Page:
Is Climate Denial Becoming a Political Liability?

May 20, 2014

National Journal:

…the media is increasingly asking GOP candidates about their views on climate change.

At a Thursday night debate in South Dakota, for instance, Republicans running for the Senate were asked to weigh in on climate change. Earlier this week, Sen. Marco Rubio of Florida caused a tremendous stir when he announced he doesn’t believe human activity makes a major contribution to the earth’s warming climate. (Rubio later told The Miami Herald’s Marc Caputo, “I think all science deserves skepticism.”)

Before that, Democratic Rep. Gary Peters, who is running for the Senate in Michigan, called on his Republican rival Terri Lynn Land to state for the record whether she believes the science behind man-made climate change. He even announced to The Washington Post‘s Greg Sargent that he intends to make climate change a key issue in the race.

Other GOP candidates who have been questioned lately on climate include Republican Rep. Cory Gardner, who’s running for a Colorado Senate seat, rising Iowa Senate candidate Joni Ernst, and all four Republican candidates in the North Carolina Senate race. An editorial published Tuesday in the Concord Monitor called on Republican Sen. Kelly Ayotte of New Hampshire to keep pushing the GOP on climate. And a Thursday editorialin Kentucky’s The Courier-Journal criticized Mitch McConnell and Rand Paul’s climate-change denial.

Climate change, as National Journal‘s Ronald Brownstein has observed, is one of several issues that matter to core Democratic constituencies, including and maybe even especially young voters. By embracing priorities that matter to these groups, like climate change, gun control, and gay marriage, Democrats are hoping to appeal to what Brownstein describes as a “coalition of the ascendant.”

The rise in climate-denial mentions in the media is observable in the past few years.

Greg Sargent in his Washington Post blog:

Dem Rep. Gary Peters, who is running for Senate in Michigan, is calling on GOP foe Terri Lynn Land to take a stand on whether she believes human activity is responsible for global warming. It may seem far fetched, but climate change could actually be an issue in this one Senate race, because of two factors: The centrality of the Great Lakes to the Michigan economy; and the huge expenditures on behalf of Land by the political group founded by Charles and David Koch.

Land’s spokesperson, in a statement to me, would say only that she disagrees with Peters on the “extent” to which humans have caused climate change, while adding that there “should be a healthy and educated debate on the impact of human activity on our environment.”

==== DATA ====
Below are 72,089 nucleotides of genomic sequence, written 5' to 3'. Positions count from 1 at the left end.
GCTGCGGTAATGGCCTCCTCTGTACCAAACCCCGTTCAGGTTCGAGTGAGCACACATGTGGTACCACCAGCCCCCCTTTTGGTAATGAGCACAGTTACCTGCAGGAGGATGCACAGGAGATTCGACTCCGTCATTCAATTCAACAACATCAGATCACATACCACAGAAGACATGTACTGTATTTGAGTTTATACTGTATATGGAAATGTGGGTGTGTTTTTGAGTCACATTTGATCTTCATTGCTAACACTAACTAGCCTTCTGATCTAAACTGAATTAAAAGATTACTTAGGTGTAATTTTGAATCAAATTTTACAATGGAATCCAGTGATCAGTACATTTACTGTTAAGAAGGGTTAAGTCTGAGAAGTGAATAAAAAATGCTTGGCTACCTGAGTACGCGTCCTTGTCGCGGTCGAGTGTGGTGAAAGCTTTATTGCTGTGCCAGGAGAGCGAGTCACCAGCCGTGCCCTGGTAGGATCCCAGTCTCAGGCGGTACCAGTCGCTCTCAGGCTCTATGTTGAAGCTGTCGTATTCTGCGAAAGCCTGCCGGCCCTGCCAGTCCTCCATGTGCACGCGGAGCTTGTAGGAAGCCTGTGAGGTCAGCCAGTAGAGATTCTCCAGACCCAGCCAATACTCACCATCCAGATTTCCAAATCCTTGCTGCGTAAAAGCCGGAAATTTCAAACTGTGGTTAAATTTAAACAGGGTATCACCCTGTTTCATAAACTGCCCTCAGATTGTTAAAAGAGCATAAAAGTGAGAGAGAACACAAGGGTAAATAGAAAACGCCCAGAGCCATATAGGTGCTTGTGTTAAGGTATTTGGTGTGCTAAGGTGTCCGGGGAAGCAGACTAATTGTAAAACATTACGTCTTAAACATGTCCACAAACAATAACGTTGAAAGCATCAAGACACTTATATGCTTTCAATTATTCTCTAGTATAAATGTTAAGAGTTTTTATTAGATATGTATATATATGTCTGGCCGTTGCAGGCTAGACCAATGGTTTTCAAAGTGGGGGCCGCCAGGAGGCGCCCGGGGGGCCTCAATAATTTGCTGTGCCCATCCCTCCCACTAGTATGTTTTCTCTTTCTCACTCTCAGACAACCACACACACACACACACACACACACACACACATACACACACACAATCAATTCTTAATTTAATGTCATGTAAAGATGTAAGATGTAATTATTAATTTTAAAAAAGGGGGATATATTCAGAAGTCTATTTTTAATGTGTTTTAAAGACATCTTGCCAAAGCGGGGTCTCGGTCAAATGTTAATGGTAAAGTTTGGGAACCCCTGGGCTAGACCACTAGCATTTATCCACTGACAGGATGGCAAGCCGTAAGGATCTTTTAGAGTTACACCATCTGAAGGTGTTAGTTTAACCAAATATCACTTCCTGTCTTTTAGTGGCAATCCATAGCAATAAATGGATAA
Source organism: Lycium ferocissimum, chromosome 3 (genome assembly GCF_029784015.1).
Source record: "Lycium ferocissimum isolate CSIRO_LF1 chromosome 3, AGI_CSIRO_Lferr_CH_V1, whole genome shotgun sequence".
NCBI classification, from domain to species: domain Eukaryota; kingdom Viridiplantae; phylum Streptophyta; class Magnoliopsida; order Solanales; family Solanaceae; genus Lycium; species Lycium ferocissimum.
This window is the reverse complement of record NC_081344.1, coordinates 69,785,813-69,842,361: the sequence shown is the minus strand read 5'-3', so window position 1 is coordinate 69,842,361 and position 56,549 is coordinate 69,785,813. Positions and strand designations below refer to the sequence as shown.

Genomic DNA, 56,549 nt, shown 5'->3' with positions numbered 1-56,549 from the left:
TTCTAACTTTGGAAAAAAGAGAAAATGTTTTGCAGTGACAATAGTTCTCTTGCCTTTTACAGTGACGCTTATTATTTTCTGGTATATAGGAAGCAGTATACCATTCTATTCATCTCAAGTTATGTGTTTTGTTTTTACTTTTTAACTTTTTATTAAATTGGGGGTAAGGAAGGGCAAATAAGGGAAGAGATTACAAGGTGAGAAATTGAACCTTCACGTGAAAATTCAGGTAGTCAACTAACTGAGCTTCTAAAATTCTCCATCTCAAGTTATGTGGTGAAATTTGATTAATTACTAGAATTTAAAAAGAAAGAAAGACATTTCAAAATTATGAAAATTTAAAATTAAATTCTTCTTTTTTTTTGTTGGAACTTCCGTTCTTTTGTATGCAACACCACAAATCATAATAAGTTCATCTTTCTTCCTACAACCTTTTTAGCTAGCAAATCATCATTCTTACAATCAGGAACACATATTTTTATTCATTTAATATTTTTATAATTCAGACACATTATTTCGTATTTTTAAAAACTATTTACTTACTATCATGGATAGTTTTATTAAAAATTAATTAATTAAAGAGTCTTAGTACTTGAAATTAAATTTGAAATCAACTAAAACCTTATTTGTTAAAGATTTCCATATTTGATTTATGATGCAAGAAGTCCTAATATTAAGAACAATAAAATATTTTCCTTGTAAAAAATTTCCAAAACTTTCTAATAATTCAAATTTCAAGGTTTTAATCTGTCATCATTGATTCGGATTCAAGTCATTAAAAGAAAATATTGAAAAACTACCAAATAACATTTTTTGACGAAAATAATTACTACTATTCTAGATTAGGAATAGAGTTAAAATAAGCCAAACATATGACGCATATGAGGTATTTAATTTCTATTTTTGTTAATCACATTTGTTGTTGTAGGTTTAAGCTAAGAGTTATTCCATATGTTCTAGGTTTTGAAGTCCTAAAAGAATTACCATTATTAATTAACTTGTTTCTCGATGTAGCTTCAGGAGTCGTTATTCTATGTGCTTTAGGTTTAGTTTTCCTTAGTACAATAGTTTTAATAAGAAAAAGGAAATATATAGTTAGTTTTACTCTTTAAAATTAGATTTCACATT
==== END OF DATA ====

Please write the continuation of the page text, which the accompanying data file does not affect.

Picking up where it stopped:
In an interview with me on Friday, Peters said (this will strike some as implausible, and others as refreshing) that he intends to talk about climate change as a key issue in this race, with a focus on the Great Lakes and on the role of a Koch Industries affiliate in a major local story involving piles of petroleum coke along the Detroit River.

“Michigan is on the front lines of climate change with our Great Lakes and economic system. The Great Lakes are incredibly important for Michigan,” Peters said. He noted the possibility that climate change could cause “dropping lake levels,” which could have a “big economic impact,” due to harbors on the Great Lakes and the shipping that goes on there. As a result, Peters said, it’s incumbent on Land to take a stand on climate change and what she would do about it.


“Sometimes you can’t convince people, you just have to defeat them.” That was Washington state governor Jay Inslee’s message about dealing with climate deniers today at Climate Solutions‘ 6th annual breakfast in Seattle.

“We’re not going to wait until the last person in Washington understands physics and chemistry in order to confront climate change,” Inslee said, describing his view that the climate policy debate essentially pits optimists against pessimists. Those who understand the urgent need to address climate change are the optimists who see climate solutions as beneficial for our health and economic prosperity, while those who deny the problem or think there’s nothing we can do about it are the pessimists. Nobody likes a pessimist. 

Governor Inslee was joined on stage today by David Gelber, the executive producer of the must-watch Showtime climate change series, Years of Living Dangerously. These two optimists were both in agreement that “climate deniers are really back on their heels,” as Gelber said about the increasing public pressure for politicians to stop waffling and move ahead with climate solutions. 

2 Responses to “Is Climate Denial Becoming a Political Liability?”

  1. jimbills Says:

    It’ll only be a factor in the general elections, and for Congress only in swing districts and states.

    It’ll play a lot more in the next Presidential election during the general. I’d be shocked if the Democratic nominee didn’t use it to his (or probably her) advantage.

  2. […] National Journal: …the media is increasingly asking GOP candidates about their views on climate change. At a Thursday night debate in South Dakota, for instance, Republicans running for the Senat…  […]

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